Teaching Functional Formats and Blogging in One Lesson

As I finished writing my last post, I noticed that the way in which I was formatting my post was reminiscent of a newspaper article.  I thought again, why exactly was I automatically formatting my blog post to resemble a newspaper print article?  It’s because of being taught functional reading formats in, what I would guess was around 3rd Grade, stuck with me.  I must have had a really great elementary school teachers.

So what does that have anything to do about teaching Functional Formats and Blogging all together?

What it has to do with is if you are teaching students about Functional Reading Formats, as the Standards of Learning dictate they learn, already, why not make it engaging to the students to allow them all to be on computers (which every student I’ve ever worked with yearns to do).  If you as a teacher is comfortable with basic blog set-up and editing of an online blog then you can use it to teach about what they really need to know which is the Functional Format standard.

In the end, the idea is, teach students to learn concepts and skills using the concepts and skills as tools, rather than as independently learned skills.

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Great Way to Teach Sitting Quietly and Listening

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            Great way to teach and poster about who to listen when in school. Other than the obvious eyes, ears, and mouth, they include the heart, hands, body, and feet respectively.  I like this method of teaching where mneumanic devices or memory tricks are taught in order for students to learn different concepts.  If students aren’t taught memory tricks or other methods by which to remember either facts or simply just daily chores, we as teachers are not giving them the education that will most help them in the future.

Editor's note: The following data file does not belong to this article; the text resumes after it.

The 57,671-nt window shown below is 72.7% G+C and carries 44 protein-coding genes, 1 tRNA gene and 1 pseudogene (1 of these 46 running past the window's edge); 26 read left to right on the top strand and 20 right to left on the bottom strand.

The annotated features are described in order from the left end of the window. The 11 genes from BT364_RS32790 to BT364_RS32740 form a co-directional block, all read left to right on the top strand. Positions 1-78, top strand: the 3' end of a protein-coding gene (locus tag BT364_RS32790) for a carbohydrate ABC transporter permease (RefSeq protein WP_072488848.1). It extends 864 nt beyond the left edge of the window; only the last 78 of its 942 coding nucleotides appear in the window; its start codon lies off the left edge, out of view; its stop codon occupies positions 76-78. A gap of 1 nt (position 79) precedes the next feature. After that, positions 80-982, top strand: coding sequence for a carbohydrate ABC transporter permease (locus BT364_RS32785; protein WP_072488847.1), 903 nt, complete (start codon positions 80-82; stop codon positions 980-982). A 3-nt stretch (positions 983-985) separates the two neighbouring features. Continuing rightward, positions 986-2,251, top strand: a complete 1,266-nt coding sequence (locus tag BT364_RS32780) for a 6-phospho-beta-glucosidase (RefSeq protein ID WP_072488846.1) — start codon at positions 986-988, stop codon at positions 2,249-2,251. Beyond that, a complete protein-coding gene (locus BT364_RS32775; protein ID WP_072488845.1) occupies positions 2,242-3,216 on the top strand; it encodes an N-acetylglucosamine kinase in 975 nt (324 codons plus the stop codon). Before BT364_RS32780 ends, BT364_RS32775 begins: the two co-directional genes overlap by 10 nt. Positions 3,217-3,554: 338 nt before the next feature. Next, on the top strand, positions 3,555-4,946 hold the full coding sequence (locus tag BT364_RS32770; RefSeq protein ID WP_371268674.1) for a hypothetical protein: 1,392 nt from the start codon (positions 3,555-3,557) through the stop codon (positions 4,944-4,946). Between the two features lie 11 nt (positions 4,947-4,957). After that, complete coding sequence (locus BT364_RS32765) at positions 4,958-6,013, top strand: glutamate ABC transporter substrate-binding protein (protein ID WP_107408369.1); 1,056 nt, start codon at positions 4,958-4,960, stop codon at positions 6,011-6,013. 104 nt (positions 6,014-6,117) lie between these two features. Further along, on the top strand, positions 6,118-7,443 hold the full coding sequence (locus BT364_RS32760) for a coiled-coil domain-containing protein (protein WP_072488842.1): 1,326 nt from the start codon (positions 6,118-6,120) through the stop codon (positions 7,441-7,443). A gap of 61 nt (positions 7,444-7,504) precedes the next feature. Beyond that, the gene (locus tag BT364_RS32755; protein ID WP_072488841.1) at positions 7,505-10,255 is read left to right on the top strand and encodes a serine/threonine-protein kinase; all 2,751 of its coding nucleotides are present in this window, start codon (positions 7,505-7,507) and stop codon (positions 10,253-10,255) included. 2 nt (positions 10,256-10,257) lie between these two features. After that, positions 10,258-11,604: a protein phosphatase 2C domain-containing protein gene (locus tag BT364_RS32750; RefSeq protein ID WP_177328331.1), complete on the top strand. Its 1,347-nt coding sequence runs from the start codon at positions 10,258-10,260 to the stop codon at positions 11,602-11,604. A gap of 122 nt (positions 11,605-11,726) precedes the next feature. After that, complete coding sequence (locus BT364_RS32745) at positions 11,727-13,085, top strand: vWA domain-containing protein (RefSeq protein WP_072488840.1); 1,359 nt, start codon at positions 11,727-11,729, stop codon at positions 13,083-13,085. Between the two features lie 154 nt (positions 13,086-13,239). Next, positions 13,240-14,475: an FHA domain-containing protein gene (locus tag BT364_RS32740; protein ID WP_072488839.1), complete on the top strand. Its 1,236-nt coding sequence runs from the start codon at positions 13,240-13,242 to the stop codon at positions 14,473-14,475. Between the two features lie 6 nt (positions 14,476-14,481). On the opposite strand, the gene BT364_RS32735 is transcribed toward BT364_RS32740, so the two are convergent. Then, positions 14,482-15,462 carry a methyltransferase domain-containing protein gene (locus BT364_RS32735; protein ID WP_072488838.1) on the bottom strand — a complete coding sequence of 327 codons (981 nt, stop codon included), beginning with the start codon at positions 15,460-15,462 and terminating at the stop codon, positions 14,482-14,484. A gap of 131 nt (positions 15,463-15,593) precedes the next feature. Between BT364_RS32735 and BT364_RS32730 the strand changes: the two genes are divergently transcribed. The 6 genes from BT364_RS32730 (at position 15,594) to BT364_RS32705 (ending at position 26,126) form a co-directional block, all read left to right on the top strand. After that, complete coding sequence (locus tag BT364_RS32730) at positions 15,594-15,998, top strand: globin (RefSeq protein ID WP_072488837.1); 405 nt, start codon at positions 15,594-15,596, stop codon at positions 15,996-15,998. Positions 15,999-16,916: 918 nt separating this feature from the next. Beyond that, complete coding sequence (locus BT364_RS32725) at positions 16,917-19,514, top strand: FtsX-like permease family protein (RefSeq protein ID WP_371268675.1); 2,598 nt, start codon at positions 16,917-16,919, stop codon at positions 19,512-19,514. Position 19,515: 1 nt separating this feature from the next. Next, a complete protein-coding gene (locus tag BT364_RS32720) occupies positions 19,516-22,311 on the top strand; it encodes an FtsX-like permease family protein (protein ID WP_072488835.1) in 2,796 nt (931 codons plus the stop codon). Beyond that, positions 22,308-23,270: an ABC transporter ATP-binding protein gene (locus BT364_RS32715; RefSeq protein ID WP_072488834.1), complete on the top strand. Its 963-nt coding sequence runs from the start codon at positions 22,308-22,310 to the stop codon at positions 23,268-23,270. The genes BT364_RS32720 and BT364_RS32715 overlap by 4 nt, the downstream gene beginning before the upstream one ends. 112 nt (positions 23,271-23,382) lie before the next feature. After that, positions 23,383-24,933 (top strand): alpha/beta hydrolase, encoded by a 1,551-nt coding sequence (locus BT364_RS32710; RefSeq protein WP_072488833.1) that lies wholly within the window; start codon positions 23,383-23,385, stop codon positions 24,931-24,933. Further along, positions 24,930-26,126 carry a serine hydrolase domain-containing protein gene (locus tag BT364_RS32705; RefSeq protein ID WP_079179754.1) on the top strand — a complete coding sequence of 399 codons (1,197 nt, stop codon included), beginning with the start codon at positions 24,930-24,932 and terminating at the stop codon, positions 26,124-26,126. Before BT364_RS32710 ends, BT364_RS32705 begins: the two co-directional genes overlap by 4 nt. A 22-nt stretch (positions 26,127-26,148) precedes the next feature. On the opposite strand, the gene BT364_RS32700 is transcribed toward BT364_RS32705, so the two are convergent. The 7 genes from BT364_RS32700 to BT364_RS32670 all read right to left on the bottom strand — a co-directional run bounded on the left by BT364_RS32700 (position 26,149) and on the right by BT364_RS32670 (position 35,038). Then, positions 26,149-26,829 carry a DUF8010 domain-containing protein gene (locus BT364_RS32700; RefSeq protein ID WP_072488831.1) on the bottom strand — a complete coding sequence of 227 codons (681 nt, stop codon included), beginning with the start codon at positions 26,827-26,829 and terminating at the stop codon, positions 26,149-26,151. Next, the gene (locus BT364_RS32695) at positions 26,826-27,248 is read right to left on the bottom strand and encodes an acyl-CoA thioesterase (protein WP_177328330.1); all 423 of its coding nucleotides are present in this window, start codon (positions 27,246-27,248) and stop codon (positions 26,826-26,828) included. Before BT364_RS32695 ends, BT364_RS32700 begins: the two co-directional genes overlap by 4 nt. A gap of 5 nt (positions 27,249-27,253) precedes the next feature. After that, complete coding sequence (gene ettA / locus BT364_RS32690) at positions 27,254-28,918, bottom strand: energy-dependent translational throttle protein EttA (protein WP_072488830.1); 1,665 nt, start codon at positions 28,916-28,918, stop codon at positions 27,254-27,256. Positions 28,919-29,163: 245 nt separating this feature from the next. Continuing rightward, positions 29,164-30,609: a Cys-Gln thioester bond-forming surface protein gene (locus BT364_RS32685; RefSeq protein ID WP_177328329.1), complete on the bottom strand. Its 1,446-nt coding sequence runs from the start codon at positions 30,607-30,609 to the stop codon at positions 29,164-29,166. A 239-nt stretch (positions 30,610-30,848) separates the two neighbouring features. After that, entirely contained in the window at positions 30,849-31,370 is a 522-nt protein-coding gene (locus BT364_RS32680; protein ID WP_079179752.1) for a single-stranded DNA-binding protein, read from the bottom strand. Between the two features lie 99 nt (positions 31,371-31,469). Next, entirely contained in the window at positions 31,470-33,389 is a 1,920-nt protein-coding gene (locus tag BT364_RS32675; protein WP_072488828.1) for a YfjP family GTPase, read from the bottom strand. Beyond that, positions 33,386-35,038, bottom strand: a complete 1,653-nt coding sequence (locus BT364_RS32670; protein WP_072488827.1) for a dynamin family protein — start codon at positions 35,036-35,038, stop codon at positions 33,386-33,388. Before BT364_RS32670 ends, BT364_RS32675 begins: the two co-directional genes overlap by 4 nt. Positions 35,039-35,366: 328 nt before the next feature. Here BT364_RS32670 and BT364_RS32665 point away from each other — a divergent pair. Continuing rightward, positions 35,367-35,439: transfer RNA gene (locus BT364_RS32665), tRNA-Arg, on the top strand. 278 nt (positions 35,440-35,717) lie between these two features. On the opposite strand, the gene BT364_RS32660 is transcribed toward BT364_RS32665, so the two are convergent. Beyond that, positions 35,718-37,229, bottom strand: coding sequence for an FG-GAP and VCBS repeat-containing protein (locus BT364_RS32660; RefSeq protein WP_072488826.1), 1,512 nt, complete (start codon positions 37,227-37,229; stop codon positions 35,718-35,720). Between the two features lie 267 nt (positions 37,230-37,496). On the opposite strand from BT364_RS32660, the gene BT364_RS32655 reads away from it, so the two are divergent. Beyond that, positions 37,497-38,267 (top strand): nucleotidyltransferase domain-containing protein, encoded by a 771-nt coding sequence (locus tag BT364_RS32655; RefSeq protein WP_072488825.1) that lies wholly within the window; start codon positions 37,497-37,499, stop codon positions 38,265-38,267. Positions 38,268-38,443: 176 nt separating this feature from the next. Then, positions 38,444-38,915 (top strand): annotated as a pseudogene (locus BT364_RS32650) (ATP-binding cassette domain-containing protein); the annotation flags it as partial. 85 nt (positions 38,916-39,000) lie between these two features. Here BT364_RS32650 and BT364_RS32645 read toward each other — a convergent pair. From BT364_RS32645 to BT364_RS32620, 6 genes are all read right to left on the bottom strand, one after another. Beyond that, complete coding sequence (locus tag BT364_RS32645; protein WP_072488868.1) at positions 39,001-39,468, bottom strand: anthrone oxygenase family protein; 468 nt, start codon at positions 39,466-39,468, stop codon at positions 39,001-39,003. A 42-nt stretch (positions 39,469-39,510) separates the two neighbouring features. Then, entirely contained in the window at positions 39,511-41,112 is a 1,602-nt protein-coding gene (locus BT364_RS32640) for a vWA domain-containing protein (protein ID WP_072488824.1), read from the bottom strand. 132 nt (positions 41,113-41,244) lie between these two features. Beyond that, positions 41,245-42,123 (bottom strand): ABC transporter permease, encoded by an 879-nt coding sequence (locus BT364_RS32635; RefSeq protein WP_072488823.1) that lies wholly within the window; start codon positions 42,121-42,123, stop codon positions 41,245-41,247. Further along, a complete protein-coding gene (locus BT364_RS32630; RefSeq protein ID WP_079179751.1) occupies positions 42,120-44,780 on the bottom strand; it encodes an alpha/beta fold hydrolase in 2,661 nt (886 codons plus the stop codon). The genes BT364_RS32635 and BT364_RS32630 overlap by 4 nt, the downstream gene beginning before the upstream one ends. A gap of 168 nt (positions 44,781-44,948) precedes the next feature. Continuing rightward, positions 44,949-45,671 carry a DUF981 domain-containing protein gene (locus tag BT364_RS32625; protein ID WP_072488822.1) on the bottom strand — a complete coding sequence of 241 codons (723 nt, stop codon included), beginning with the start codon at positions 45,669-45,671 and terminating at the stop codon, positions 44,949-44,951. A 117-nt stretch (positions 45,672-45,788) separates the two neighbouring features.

Final Assignment for the Summer

Here is a quick YouTube video that lets everyone know why I’ve decided to become an elementary school teacher… This is my ED 508 Final Assignment.

Feel free to share it, comment on it (be gentle), or just enjoy it.  I found out not as easy as I thought to do this, but in the end I’m glad I did it.  Big thanks goes out to Jose for helping me with the recording, editing, and really everything about this video!  Thanks a lot.

Phones in Schools, The Responsible Approach

http://theinnovativeeducator.blogspot.com/2012/07/5-reasons-to-allow-students-to-use-cell.html

In Lisa Nielsen’s blog above a great debate is brought up on whether kids should have cell phones in school.

Agree with Lisa, that it is far less detrimental to allow students to utilize the technology they have available to them, rather than stifling it.

The best quote I got out of the article was one she made from a fellow blogger/tweeter Kevin Honeycutt, “”Students used to pass notes on paper.  We never banned paper.”